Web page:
Much-honored MSU professor receiving regional essay award

Contact: Kenneth Billings

Nancy Hargrove
Nancy Hargrove

STARKVILLE, Miss.--A veteran Mississippi State English professor is receiving the 2007 South Atlantic Review Essay Prize Award for her entry titled "T.S. Eliot's Year Abroad 1910-1911: The Visual Art."

Eliot scholar Nancy Hargrove, one of the university's top Giles Distinguished Professors, will accept the honor at this weekend's [Nov. 9-11] annual convention of the South Atlantic Modern Language Association in Atlanta, Ga. She is a specialist in 20th century American and British poetry, modern drama, American literature of the 1920s, and Southern literature.

South Atlantic Review, the organization's quarterly journal, reviews articles published each year and selects one essay to recognize for exceptional scholarship and contribution to the study of modern language. The award includes a $500 honorarium.

Hargrove's entry is extracted from a chapter of a book she is writing. Titled "Un Present Parfait: T.S. Eliot and the Cultural Milieu of Paris," her latest publication will examine two years the early 20th century American writer [1888-1965] spent in Europe as a graduate student.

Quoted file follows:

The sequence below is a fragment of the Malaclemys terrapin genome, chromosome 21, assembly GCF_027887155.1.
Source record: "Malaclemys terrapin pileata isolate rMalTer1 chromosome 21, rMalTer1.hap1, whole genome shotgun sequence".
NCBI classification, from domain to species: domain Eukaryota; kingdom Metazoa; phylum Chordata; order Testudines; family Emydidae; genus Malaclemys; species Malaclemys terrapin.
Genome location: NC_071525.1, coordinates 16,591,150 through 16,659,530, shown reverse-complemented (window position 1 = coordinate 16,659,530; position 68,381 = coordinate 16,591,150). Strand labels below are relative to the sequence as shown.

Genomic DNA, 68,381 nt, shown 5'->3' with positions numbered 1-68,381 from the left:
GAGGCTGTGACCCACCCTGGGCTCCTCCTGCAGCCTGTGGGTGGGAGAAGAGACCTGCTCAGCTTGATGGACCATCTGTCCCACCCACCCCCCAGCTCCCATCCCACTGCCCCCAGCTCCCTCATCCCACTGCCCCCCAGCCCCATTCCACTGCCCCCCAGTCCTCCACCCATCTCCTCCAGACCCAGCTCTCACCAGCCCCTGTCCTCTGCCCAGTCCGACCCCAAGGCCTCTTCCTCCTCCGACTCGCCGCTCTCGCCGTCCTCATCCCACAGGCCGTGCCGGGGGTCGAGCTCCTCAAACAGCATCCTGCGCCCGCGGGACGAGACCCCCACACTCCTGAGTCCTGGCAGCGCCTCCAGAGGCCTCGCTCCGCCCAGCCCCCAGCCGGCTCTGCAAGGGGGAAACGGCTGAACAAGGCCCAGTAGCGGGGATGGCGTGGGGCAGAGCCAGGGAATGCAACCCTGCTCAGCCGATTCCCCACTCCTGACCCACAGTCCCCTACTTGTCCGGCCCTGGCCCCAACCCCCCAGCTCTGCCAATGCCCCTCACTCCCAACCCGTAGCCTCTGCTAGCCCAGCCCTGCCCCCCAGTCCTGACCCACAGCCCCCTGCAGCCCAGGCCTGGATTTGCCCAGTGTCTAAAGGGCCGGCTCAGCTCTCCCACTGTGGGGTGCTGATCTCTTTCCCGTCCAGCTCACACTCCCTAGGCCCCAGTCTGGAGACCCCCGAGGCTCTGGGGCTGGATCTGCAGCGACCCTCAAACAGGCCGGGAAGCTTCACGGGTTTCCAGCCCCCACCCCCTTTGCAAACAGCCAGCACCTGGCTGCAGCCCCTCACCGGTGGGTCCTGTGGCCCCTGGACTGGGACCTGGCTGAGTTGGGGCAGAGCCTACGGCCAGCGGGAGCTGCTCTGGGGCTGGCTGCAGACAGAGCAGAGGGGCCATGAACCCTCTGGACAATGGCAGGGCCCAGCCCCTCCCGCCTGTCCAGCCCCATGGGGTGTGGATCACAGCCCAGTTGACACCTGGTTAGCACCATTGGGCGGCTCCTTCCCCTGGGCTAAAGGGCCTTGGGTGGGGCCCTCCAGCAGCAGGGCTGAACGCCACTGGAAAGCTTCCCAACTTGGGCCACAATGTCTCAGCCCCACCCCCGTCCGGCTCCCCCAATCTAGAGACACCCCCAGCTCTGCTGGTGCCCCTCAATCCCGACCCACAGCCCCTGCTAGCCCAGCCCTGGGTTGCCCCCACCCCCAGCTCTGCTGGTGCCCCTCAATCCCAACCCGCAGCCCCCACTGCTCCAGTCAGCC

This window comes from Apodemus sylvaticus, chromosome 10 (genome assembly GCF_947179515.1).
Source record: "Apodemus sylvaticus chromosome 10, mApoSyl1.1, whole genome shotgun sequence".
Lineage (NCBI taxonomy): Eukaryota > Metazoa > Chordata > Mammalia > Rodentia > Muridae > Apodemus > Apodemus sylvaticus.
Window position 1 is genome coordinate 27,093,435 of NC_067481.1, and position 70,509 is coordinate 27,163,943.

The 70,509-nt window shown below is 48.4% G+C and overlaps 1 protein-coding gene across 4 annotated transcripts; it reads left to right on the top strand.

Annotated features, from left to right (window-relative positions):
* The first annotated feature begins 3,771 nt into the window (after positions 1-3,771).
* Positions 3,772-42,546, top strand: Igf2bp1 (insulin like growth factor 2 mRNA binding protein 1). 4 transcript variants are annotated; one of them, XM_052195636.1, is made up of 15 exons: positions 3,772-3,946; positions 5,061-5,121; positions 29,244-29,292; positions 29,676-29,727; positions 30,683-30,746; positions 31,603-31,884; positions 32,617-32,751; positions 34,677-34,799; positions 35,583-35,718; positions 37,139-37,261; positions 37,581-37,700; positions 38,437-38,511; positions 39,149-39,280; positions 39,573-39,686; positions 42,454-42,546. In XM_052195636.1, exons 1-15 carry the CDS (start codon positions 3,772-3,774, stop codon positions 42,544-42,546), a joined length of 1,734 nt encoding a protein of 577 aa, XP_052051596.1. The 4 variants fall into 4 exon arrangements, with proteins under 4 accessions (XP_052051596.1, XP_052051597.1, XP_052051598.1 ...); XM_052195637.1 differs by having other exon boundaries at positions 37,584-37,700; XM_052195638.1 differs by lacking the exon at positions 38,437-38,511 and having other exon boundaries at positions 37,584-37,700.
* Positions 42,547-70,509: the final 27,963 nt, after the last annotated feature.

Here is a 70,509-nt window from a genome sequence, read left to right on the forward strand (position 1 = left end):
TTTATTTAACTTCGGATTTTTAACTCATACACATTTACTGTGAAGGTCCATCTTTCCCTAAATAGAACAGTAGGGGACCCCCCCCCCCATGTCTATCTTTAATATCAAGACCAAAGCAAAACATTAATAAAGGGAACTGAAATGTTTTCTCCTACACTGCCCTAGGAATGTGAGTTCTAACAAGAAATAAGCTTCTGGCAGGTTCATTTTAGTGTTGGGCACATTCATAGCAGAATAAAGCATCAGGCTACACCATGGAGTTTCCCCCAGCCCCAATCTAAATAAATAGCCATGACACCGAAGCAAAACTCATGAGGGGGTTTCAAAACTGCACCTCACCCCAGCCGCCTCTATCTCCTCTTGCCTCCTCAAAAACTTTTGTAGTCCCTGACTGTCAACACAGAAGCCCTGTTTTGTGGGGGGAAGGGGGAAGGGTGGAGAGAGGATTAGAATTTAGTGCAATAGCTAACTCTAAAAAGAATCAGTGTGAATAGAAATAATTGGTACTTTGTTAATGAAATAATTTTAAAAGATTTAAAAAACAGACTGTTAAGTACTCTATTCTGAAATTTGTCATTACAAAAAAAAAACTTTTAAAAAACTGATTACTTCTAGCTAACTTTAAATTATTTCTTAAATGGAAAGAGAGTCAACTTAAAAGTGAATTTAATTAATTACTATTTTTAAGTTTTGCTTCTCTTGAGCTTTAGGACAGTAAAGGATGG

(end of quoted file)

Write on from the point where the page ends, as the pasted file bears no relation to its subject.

Hargrove, an MSU faculty member since 1970 who also holds the title of John Grisham Master Teacher, said she is "very honored to have won this prestigious award."

A North Carolina native, Hargrove received a bachelor's degree, with high honors, from Agnes Scott College, a master's from the University of Wisconsin and a doctorate from the University of South Carolina.

Over an MSU career that began following her graduation from South Carolina, Hargrove has received a host of campus, regional and national awards, including multiple selections for the prestigious Fulbright Scholars Program. In 2000, she was named Mississippi Professor of the Year by the Washington, D.C.-based Council for the Advancement and Support of Education, the nation's leading education advancement organization.

Hargrove is the author of two books, "Landscape as Symbol in the Poetry of T.S. Eliot" and "The Journey Toward Ariel: Sylvia Plath's Poetry of 1956-1959." She also has had published more than 40 scholarly essays on Eliot, Plath, William Faulkner, Eudora Welty, and other internationally prominent writers.

Hargrove said she was notified of the award by her former student and SAMLA executive director Lynee Lewis Gaillet, an MSU alumna who also is an associate professor of English at Georgia State University.

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Mon, 11/05/2007 - 06:00